All segments impacted as ISM PMI rises in August

Summary: ISM PMI rises from 59.5% to 59.9% in August, slightly above consensus expectation; businesses struggling to meet increasing demand; all segments impacted; worst behind in terms of input cost pressures; latest reading implies 4.8% 12-month GDP growth rate in January.

The Institute of Supply Management (ISM) purchasing managers index (PMI) reached a cyclical peak in September 2017.  It then started a downtrend which ended in March 2020 with a contraction in US manufacturing which lasted until June 2020. Subsequent month’s readings implied growth had resumed, with the index becoming stronger through to March 2021. Since then, readings have remained at elevated levels.

According to the ISM’s latest survey, its Purchasing Managers Index recorded a reading of 59.9% in August. The result was slightly above the generally expected figure of 58.7% and July’s reading of 59.5%. The average reading since 1948 is 52.9% and any reading above 50% implies an expansion in the US manufacturing sector relative to the previous month.

The ISM’s Timothy Fiore again noted businesses were struggling to meet increasing demand. “All segments of the manufacturing economy are impacted by record-long raw-materials lead times, continued shortages of critical basic materials, rising commodities prices and difficulties in transporting products.”

ISM PMI rises from 59.5% to 59.9% in August, slightly above consensus expectation; businesses struggling to meet increasing demand; all segments impacted; worst behind in terms of input cost pressures; latest reading implies 4.8% 12-month GDP growth rate in January.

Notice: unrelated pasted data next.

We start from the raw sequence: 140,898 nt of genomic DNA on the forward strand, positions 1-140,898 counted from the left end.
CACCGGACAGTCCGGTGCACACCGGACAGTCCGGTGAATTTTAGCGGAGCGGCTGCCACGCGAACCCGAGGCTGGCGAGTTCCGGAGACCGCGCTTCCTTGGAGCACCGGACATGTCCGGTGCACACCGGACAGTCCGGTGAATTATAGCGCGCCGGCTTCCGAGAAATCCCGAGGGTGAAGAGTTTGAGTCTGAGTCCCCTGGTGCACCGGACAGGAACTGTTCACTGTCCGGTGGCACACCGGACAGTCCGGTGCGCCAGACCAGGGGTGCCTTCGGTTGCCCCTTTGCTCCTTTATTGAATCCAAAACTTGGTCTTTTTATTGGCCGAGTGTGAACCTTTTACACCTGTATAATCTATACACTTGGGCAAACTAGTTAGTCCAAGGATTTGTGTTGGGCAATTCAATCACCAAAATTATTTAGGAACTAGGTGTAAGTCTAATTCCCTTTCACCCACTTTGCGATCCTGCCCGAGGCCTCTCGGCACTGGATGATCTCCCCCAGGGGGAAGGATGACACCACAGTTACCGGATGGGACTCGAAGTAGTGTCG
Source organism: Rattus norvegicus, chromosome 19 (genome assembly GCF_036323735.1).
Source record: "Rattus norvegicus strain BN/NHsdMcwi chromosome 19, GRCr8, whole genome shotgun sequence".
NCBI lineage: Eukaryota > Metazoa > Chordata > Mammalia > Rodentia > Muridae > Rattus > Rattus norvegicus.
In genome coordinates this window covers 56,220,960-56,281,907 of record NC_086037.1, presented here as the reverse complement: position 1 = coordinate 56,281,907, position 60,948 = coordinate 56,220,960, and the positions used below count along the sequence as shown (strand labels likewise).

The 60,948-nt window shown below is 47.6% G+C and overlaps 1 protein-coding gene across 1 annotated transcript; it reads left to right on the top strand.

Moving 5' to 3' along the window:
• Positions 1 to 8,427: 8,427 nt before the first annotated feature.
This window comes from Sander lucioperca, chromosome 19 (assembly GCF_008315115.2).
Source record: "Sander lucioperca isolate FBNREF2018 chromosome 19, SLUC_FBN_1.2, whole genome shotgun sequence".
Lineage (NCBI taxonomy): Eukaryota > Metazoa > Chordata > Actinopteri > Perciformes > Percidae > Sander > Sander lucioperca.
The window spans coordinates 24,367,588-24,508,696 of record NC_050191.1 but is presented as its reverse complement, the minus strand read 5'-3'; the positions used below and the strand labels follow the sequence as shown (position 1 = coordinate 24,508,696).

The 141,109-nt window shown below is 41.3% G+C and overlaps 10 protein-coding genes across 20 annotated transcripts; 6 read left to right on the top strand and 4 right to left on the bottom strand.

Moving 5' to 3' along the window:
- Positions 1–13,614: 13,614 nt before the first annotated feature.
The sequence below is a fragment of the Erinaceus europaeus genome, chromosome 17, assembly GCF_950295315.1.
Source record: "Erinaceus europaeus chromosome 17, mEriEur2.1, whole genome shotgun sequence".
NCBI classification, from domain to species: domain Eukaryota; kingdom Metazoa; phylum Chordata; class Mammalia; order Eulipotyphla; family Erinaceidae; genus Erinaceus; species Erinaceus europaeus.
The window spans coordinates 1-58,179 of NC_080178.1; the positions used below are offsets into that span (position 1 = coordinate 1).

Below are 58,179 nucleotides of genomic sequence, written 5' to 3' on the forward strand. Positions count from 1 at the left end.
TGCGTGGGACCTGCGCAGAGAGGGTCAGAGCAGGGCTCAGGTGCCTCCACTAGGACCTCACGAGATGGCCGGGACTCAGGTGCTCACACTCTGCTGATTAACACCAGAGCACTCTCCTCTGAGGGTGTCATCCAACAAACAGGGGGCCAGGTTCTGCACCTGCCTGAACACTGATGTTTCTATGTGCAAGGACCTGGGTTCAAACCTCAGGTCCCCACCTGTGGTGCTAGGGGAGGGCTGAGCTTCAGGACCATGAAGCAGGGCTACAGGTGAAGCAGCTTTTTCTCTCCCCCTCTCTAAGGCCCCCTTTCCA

Longer-term US Treasury yields crept a little lower on the day. By the close of business, 10-year and 30-year Treasury bond yields had each slipped 1bp to 1.30% and 1.92% respectively. The 2-year yield finished unchanged at 0.21%.

Fiore said increased COVID infections “are adding to pandemic-related issues” which “continue to limit manufacturing-growth potential.” He pointed to employee absences due to confinement, part shortages and employee shortages in general as limiting factors.

NAB currency strategist Rodrigo Catril made an interesting observation. He noted the prices-paid sub-index eased and, while it was still at an elevated level, it “could be suggesting the worst is behind in terms of input cost pressures.”


Purchasing managers’ indices (PMIs) are economic indicators derived from monthly surveys of executives in private-sector companies. They are diffusion indices, which means a reading of 50% represents no change from the previous period, while a reading under 50% implies respondents reported a deterioration on average. According to the ISM, a reading “above 42.8%, over a period of time, generally indicates an expansion of the overall economy.”                                                                 

Manufacturing PMI figures appear to lead US GDP by several months despite a considerable error in any given month. The chart below shows US GDP on a “year on year” basis (and not the BEA annualised basis) against US GDP implied by monthly PMI figures. 

According to the ISM and its analysis of past relationships between the PMI and US GDP, July’s PMI corresponds to an annualised growth rate of 4.8%, or 1.2% over a quarter. Regression analysis on a year-on-year basis also suggests a 12-month GDP growth rate of 4.8% five months after this latest report.

The ISM index is one of two monthly US PMIs, the other being an index published by IHS Markit. IHS Markit also produces a “flash” estimate in the last week of each month which comes out about a week and a half before the ISM index is published. The August flash manufacturing PMI registered 61.2%, 2.2 percentage points lower than July’s final figure.


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